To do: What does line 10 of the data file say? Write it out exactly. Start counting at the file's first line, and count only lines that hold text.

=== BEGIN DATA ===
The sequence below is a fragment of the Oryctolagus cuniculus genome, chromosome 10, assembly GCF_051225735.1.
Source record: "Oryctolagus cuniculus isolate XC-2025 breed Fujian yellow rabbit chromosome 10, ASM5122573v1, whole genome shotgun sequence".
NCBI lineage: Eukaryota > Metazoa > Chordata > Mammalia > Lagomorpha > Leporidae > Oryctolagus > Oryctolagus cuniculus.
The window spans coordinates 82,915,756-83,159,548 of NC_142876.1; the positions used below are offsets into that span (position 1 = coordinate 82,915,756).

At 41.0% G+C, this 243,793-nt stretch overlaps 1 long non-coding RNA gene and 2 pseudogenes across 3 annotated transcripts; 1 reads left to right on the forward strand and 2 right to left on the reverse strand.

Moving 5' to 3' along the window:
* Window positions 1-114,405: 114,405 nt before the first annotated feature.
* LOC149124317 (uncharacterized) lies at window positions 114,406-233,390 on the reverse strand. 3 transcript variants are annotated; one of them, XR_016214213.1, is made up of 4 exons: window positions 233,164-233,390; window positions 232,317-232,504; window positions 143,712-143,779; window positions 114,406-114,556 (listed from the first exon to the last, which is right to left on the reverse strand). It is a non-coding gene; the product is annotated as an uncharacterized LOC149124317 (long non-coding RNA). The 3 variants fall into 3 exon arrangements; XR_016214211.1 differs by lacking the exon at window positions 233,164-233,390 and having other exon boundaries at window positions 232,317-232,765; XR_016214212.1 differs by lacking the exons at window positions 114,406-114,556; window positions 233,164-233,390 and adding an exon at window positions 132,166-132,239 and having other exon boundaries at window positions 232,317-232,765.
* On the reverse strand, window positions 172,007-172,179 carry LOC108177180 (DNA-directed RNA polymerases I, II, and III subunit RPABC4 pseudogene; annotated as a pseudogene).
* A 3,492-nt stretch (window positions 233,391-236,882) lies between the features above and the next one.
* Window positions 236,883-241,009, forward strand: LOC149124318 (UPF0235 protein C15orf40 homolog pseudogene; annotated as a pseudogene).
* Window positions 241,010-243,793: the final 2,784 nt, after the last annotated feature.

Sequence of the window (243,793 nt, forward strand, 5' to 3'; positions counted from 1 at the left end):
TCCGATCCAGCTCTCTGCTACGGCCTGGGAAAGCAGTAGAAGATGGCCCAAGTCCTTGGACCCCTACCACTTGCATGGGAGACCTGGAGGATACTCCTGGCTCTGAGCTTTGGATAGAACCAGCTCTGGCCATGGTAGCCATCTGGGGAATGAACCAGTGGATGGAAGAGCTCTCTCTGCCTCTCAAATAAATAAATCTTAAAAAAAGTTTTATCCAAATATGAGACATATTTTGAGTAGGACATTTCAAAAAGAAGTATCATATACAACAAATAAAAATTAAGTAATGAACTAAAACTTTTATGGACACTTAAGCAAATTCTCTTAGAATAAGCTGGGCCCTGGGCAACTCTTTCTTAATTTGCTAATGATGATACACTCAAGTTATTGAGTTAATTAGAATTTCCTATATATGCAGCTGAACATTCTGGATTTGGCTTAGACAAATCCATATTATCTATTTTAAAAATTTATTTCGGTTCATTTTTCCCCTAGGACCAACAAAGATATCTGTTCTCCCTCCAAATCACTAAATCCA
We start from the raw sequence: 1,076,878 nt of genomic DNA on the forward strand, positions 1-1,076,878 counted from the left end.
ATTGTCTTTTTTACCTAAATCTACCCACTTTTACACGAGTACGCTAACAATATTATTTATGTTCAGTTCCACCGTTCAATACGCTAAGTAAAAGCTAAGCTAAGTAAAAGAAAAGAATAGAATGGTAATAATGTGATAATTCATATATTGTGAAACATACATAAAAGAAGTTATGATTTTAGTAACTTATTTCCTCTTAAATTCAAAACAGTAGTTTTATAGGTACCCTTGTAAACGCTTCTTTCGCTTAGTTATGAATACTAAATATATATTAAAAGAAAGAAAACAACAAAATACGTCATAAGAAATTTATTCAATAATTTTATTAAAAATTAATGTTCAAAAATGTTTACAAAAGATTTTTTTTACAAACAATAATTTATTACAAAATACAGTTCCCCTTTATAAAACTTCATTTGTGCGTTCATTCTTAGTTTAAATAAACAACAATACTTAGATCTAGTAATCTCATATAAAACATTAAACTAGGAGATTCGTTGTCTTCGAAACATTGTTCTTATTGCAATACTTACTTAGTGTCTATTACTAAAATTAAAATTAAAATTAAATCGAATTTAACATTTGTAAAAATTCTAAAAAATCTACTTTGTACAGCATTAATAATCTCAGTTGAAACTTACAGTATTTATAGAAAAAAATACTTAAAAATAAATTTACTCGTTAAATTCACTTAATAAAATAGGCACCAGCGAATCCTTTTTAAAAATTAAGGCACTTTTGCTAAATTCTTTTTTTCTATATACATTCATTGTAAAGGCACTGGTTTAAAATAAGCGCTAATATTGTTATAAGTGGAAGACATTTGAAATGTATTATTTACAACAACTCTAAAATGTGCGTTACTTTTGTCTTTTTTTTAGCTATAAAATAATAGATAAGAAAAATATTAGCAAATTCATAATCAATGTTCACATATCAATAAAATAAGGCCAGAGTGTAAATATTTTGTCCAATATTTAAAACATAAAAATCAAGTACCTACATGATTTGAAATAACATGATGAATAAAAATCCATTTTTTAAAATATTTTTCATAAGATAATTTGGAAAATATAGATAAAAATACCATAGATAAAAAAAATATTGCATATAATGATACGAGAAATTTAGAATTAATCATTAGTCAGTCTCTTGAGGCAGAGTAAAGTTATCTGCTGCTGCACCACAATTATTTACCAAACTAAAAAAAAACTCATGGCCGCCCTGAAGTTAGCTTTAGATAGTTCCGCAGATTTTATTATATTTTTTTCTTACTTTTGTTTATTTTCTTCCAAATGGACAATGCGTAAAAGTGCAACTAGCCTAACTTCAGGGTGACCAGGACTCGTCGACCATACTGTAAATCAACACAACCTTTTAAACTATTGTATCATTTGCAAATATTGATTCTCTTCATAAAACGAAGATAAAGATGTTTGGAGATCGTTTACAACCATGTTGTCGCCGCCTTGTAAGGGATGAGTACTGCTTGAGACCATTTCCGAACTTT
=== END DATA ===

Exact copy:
* A 3,492-nt stretch (window positions 233,391-236,882) lies between the features above and the next one.